Filter criteria change according to the chosen table information. Devices, Interfaces and End Hosts all present a different set of table fields by which you can filter their respective bodies of information.

Device Actions in Switch Port Management

In Switch Port Management (SPM), devices denote network switches and switch-routers only. End hosts are counted as a separate category. The Devices pages provide the views of all the distribution and LAN switches and switch-routers in the managed network.

The Action column on the far left of any Device-related table (such as Devices Present), provides the following functions for switching device management from the NetMRI console:

  • View Device History: Choosing this option displays the Device Viewer in a separate browser window. The device window automatically displays the Device History, with the most recent History record at the top. In the Device History view, the First Seen time stamp is the first time the device's MAC address was discovered.
  • The Last Seen timestamp represents the most recent time that NetMRI communicated with the device (often the most recent polling event). The device Name is the configured name of the switching device. The device's IP address is also shown, along with the DNS Name if any. A standard Description (taken directly from the device) is given along with the Poll Duration. If the Poll Duration shows a value of "1" the polling process completed in the normal time period.

Note: SPM tracks MAC addresses and their associated IP and switch port history. SPM separately maintains an active record of all MACs ever seen by the NetMRI system, along with their associated connectivity information.
Unique identities for all detected End Hosts are established by their respective MAC addresses.


  • Open Telnet Session: Uses the Telnet/SSH proxy built-in to NetMRI to start a Telnet session with the selected device. Open SSH Session: Uses the Telnet/SSH proxy built-in to NetMRI to start an SSH session with the selected device.
  • Topology Viewer: Through a second-level dropdown menu, gives quick access to Layer 2 and Layer 3 views of the network topology surrounding the chosen device. If the selected device is classified as a Switch, only the L2nHop and L2/L3PathViewer topology views are available.
    • L2 nHop: Shows the devices that can be reached from a starting device through a given number of Level 2 (actually a hybrid of L1 and L2) connections.
    • L3 nHop: Shows devices that can be reached from a starting device through a given number of routed Level 3 connections.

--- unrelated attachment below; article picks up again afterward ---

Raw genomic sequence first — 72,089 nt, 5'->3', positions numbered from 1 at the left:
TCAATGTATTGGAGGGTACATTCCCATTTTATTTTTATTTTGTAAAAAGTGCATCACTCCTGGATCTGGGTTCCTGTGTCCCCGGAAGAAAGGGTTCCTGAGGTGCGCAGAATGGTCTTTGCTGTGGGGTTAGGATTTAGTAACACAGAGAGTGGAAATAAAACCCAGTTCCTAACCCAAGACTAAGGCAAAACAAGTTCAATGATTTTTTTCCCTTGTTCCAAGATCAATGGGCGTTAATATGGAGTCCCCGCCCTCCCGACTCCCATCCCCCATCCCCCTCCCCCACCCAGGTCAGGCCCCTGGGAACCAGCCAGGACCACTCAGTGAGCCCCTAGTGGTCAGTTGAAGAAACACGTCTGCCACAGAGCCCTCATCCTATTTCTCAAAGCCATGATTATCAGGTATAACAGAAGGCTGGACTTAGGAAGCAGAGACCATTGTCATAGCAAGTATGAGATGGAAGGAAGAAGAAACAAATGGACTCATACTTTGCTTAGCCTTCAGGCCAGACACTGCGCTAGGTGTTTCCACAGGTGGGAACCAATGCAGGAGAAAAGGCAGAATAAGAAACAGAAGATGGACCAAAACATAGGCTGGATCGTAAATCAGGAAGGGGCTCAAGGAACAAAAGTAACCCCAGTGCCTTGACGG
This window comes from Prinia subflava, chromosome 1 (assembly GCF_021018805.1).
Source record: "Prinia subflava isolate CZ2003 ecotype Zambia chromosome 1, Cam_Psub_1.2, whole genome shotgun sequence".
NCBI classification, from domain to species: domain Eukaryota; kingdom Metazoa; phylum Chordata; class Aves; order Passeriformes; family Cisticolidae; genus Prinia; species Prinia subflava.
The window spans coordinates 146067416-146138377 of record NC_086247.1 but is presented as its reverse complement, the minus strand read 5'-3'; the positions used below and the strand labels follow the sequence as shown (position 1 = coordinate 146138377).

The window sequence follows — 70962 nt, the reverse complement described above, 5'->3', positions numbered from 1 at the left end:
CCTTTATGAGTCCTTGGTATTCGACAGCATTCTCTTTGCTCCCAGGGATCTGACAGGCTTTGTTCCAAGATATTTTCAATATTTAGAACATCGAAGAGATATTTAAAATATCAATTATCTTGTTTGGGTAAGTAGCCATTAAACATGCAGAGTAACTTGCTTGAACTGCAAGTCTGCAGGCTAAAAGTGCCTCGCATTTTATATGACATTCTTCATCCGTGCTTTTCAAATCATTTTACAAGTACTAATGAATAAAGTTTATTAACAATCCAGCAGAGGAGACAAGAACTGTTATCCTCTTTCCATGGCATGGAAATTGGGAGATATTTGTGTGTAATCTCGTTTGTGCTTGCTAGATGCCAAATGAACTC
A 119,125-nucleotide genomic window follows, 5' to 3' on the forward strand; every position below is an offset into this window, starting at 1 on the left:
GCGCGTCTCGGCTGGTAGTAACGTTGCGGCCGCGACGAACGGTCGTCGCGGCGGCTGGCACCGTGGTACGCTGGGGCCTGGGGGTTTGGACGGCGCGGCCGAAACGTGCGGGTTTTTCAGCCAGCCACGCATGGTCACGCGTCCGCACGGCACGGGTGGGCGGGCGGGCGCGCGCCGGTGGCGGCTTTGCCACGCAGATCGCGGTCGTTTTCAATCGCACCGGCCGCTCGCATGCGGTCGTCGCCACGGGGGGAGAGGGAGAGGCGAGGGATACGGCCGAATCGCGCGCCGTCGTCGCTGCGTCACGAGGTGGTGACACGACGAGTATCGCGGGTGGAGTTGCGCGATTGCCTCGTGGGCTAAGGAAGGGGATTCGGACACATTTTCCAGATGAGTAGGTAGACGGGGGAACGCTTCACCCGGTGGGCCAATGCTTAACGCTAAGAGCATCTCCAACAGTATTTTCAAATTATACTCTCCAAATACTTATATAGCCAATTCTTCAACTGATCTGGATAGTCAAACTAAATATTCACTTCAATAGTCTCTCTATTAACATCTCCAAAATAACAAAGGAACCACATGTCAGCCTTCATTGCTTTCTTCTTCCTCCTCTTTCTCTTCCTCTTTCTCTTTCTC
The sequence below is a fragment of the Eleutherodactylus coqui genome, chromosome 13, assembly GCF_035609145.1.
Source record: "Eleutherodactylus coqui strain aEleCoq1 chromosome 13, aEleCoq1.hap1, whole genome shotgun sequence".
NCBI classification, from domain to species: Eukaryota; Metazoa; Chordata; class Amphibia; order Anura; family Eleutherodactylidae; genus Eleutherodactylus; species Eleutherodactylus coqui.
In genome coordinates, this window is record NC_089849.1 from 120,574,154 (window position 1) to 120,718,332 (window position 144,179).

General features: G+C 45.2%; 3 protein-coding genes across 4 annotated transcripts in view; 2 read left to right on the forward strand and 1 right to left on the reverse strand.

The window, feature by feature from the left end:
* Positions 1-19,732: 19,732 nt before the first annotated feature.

• L3 Path Viewer: Shows the most likely path traffic would take, ignoring Layer 2 connectivity and concentrating on L3 reachability and the "best" path for communication between Layer 3 devices.
    • L2/L3 Path Viewer: Shows the most likely path traffic would take between two devices, including both Layer 2 and Layer 3 connectivity.

Also see Using the Topology Viewer for more information on how to use this NetMRI feature.

Viewing All Devices in the Switched Network

The Devices Present link (Network Explorer–> Switch Port Management–> Devices –> Devices Present) is the top-level view in Switch Port Management. It provides the complete list of switches and switch routers that are being managed by NetMRI. The Capacity Summary– Ports pane appears at the top of the table, showing the network totals for Free Ports and Available Ports.

The Devices Present table breaks down this information into each switch's share of network capacity:

  • Action icon: Provides the Action menu with View Device History, Open Telnet Session, Open SSH Session, and Topology Viewer options.
  • Device Name: The configured name of the device.
  • IP Address: The host IP address of the network device (live link to the Device Viewer).
  • Total Ports: The number of switched Ethernet ports, in the selected Device Group, that are being managed by Switch Port Management (if All Devices is chosen, this counter represents all LAN switching ports).
  • Used Trunks: The number of trunk ports used in the switched Ethernet ports.
  • Used Access: The number of access ports used in the switched Ethernet ports.
  • Free Ports: The count of free ports which are available for use and also contains most recently used ports (hyperlink to Ports Present page).
  • Available Ports: The count of ports that remained unused for more than the prescribed time period. The port is available, it can be deemed available for other network resources (hyperlink to Ports Present page).
  • Available Ports %: The percentage of all managed switch ports appearing as Available (hyperlink to Ports Present page).
  • PoE Ports: Count of Cisco switched Ethernet ports running the Power over Ethernet switching protocol for IP telephony applications.